African Studies scholars write for the gate-keepers, to prove our own legitimacy, for the stimulation of conferences and the relief of rising recognition by algorithms.
The Nigerian drama “Òlòtūré,” about sex work and sex trafficking in the country’s commercial capital, which premiered on Netflix, is mostly uncomfortable. And not in a good way.
Influence exhilarates. It also makes people nervous. Writers, artists, scholars, researchers—we all seem to want to be “influential.” Less often do we want to admit to being “influenced.”
The drummer Gilbert Matthews was a visionary of South African jazz. The silences on his passing from official quarters are discordant.
It is unfair to expect coherent politics from Naira Marley or his fans, the Marlians. We should, instead, chastise the Nigerian state for stifling its people and keeping its young perpetually waiting.
A new film explores the perspectives of Sudanese-American artists navigating their relationships and responsibilities to the revolution back home.
The viral sensation “Jerusalema” and its dance challenge reveals a deeper longing and desire to re-imagine the world.
In the first part of a two-part post, the author challenges conventional progressive approaches to “race,” finding them to be untenable with non-racialism.
Beyonce offered me escapism in my childhood. But now I see the contradictions and shortcomings in her claimed radicalness.
The legend of Nelson Mandela was built years before his lengthy jail sentence catapulted him to global fame.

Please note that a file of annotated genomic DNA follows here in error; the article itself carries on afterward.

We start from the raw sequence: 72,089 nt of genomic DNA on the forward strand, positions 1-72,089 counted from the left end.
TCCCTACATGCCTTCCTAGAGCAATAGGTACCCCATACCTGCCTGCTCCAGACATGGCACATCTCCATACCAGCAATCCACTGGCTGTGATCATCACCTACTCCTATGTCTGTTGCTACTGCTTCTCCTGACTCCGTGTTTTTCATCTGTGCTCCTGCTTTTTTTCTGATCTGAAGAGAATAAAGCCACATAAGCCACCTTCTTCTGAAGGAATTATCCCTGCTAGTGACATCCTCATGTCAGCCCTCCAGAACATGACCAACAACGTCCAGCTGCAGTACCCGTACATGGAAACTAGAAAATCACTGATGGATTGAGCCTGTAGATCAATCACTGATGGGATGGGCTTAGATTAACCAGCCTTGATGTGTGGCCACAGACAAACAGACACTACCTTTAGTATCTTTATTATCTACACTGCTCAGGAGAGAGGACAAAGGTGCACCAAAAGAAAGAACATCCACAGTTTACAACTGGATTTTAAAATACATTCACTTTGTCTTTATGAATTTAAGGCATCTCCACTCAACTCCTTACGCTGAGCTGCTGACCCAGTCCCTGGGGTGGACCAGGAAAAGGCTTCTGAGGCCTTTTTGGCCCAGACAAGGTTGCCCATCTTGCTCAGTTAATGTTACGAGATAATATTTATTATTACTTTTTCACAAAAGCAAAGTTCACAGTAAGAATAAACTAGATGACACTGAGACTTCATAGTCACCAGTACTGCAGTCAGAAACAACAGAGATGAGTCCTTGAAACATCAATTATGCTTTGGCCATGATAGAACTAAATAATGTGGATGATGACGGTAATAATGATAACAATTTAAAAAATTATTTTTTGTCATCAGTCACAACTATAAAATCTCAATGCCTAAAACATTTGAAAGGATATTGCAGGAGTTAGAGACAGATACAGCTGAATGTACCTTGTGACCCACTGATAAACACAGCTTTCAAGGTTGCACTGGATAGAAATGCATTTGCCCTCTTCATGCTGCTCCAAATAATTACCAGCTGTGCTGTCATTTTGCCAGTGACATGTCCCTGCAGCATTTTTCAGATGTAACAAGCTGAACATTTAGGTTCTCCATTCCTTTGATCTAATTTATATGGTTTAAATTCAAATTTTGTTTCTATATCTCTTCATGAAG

Somali-Canadian writers lay bare the harsh realities of being Black, migrant and Muslim in multicultural and ostensibly tolerant Toronto.
Tanzanian universities are beginning to tackle “sextortion.” Will new policies and attention to sexual harassment on campuses make a difference?
How African literature is taught reveals a depressing lack of knowledge concerning North African writers and their works.
The new short film "Ifé" is a moving story about the delights and difficulties of human relationships.
Journalist Vincent Bevins’ new book, The Jakarta Method, shows that some of the 20th century’s ugliest episodes are still unfolding.
The burial of African languages by Africans themselves has ensured our total immersion into colonial culture.
Beyoncé, 'The Lion King,' 'Coming to America,' and the complicated politics of African representation in Black American cultural production.
Three prominent curators on how they are (re-)situating their respective curatorial practices in relation to the political moment.
It took time to digest Beyonce's Black Is King. Conclusion: it fails to deliver us. Instead, it's just another capitalist construction of the world.